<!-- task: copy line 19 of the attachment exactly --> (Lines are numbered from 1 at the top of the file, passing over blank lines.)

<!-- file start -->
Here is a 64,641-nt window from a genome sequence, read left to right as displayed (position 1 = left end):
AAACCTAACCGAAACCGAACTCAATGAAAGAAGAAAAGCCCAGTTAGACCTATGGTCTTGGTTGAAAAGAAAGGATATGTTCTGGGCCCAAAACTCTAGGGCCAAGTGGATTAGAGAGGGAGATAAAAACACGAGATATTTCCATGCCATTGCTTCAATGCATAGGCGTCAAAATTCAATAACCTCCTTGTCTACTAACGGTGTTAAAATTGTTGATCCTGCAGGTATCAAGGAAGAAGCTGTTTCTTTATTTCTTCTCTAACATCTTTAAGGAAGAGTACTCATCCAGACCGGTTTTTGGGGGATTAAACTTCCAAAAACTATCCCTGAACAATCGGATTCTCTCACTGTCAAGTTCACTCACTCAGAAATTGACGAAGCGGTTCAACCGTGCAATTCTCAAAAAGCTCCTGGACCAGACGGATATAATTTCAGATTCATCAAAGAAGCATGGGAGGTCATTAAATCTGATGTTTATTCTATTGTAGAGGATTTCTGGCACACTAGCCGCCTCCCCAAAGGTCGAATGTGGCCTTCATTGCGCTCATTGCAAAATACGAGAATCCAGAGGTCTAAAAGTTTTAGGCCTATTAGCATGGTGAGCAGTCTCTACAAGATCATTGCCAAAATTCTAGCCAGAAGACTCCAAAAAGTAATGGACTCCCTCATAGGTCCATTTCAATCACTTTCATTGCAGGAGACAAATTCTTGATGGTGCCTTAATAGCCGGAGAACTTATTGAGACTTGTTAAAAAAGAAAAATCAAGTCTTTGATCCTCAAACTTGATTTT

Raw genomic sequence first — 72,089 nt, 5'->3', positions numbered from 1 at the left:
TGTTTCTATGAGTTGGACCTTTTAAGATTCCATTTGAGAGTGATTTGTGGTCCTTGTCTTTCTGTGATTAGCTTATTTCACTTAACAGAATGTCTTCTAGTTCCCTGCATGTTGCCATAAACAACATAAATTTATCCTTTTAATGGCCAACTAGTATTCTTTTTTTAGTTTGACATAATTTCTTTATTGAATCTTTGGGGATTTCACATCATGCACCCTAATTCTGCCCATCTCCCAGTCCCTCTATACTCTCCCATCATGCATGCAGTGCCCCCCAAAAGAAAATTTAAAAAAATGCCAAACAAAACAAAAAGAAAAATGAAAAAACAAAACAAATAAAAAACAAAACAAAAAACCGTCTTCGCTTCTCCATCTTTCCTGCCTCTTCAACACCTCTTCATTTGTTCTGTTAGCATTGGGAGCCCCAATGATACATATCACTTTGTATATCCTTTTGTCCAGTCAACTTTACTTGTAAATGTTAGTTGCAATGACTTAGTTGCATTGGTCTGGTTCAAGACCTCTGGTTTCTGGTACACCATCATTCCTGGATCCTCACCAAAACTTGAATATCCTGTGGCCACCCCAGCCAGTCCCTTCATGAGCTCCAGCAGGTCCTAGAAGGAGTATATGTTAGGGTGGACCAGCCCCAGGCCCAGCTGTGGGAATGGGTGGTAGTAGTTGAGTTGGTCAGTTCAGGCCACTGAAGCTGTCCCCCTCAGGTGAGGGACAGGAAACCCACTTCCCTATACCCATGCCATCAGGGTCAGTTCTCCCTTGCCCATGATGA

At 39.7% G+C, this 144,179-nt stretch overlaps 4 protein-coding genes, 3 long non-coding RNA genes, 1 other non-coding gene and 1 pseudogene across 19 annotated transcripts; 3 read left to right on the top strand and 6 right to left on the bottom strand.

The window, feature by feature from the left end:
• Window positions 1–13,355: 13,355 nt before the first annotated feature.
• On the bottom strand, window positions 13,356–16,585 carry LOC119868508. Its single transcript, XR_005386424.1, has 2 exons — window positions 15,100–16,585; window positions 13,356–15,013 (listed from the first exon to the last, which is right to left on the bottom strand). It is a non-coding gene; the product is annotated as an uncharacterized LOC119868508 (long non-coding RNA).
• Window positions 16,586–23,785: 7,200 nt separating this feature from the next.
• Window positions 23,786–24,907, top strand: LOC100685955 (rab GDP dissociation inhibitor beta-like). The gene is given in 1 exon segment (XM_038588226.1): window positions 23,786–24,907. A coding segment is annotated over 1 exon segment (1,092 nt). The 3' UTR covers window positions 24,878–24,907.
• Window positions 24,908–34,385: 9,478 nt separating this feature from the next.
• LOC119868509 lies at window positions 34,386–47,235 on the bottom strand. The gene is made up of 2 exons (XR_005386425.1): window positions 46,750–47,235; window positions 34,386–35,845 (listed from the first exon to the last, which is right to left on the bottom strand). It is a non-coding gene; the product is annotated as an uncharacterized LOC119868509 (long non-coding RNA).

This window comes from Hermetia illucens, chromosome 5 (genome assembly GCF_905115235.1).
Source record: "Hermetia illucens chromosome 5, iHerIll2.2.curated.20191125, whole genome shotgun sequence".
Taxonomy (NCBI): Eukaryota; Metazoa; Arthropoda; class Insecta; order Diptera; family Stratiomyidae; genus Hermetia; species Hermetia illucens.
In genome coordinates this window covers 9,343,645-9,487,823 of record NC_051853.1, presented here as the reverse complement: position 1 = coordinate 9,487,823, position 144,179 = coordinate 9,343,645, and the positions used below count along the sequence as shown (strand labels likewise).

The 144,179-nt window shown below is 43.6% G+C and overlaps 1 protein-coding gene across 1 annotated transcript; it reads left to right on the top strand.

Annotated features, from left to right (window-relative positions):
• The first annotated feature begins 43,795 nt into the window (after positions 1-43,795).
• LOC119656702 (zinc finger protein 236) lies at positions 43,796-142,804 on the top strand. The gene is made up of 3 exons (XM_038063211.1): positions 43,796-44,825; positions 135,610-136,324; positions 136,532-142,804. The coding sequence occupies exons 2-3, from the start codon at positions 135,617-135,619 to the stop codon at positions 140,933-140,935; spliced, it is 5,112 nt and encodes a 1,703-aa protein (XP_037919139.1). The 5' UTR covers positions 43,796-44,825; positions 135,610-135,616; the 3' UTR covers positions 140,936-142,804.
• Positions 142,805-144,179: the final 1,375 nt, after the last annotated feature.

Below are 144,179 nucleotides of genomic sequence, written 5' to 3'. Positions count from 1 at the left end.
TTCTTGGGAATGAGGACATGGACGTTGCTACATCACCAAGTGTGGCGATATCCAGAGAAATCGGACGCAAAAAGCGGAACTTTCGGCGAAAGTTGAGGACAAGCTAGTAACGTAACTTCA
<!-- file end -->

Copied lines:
• The first annotated feature begins 43,795 nt into the window (after positions 1-43,795).